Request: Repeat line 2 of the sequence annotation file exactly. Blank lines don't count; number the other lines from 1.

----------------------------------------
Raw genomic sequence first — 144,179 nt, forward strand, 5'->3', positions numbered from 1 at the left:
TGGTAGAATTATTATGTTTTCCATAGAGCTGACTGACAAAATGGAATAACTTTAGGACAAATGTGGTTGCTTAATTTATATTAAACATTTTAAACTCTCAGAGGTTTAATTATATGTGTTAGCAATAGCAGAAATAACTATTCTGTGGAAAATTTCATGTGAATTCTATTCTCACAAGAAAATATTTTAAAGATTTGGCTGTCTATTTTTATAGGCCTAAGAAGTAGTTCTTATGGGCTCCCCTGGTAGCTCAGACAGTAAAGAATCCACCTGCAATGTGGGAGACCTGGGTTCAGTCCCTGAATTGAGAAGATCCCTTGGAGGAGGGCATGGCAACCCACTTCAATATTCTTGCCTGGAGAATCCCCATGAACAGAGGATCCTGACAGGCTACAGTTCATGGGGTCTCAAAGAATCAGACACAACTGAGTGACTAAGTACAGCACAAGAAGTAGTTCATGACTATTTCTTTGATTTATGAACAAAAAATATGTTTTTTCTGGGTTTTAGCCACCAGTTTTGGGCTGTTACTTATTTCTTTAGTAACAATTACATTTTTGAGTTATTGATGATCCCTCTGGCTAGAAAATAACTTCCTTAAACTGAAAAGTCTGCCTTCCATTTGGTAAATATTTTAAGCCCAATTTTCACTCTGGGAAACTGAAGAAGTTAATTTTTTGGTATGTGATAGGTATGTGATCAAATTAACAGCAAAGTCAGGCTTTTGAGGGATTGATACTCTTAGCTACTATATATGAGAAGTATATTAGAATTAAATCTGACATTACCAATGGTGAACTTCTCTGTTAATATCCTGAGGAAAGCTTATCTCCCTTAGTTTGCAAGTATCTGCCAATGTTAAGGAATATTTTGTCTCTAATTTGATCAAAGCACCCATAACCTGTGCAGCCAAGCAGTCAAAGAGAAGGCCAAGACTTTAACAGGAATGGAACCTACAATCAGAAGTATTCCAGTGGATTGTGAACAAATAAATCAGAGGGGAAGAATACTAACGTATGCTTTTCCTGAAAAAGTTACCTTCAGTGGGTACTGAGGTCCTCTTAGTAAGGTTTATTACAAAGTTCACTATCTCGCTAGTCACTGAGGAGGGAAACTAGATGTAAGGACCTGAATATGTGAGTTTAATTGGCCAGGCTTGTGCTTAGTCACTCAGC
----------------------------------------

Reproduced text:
TGGTAGAATTATTATGTTTTCCATAGAGCTGACTGACAAAATGGAATAACTTTAGGACAAATGTGGTTGCTTAATTTATATTAAACATTTTAAACTCTCAGAGGTTTAATTATATGTGTTAGCAATAGCAGAAATAACTATTCTGTGGAAAATTTCATGTGAATTCTATTCTCACAAGAAAATATTTTAAAGATTTGGCTGTCTATTTTTATAGGCCTAAGAAGTAGTTCTTATGGGCTCCCCTGGTAGCTCAGACAGTAAAGAATCCACCTGCAATGTGGGAGACCTGGGTTCAGTCCCTGAATTGAGAAGATCCCTTGGAGGAGGGCATGGCAACCCACTTCAATATTCTTGCCTGGAGAATCCCCATGAACAGAGGATCCTGACAGGCTACAGTTCATGGGGTCTCAAAGAATCAGACACAACTGAGTGACTAAGTACAGCACAAGAAGTAGTTCATGACTATTTCTTTGATTTATGAACAAAAAATATGTTTTTTCTGGGTTTTAGCCACCAGTTTTGGGCTGTTACTTATTTCTTTAGTAACAATTACATTTTTGAGTTATTGATGATCCCTCTGGCTAGAAAATAACTTCCTTAAACTGAAAAGTCTGCCTTCCATTTGGTAAATATTTTAAGCCCAATTTTCACTCTGGGAAACTGAAGAAGTTAATTTTTTGGTATGTGATAGGTATGTGATCAAATTAACAGCAAAGTCAGGCTTTTGAGGGATTGATACTCTTAGCTACTATATATGAGAAGTATATTAGAATTAAATCTGACATTACCAATGGTGAACTTCTCTGTTAATATCCTGAGGAAAGCTTATCTCCCTTAGTTTGCAAGTATCTGCCAATGTTAAGGAATATTTTGTCTCTAATTTGATCAAAGCACCCATAACCTGTGCAGCCAAGCAGTCAAAGAGAAGGCCAAGACTTTAACAGGAATGGAACCTACAATCAGAAGTATTCCAGTGGATTGTGAACAAATAAATCAGAGGGGAAGAATACTAACGTATGCTTTTCCTGAAAAAGTTACCTTCAGTGGGTACTGAGGTCCTCTTAGTAAGGTTTATTACAAAGTTCACTATCTCGCTAGTCACTGAGGAGGGAAACTAGATGTAAGGACCTGAATATGTGAGTTTAATTGGCCAGGCTTGTGCTTAGTCACTCAGC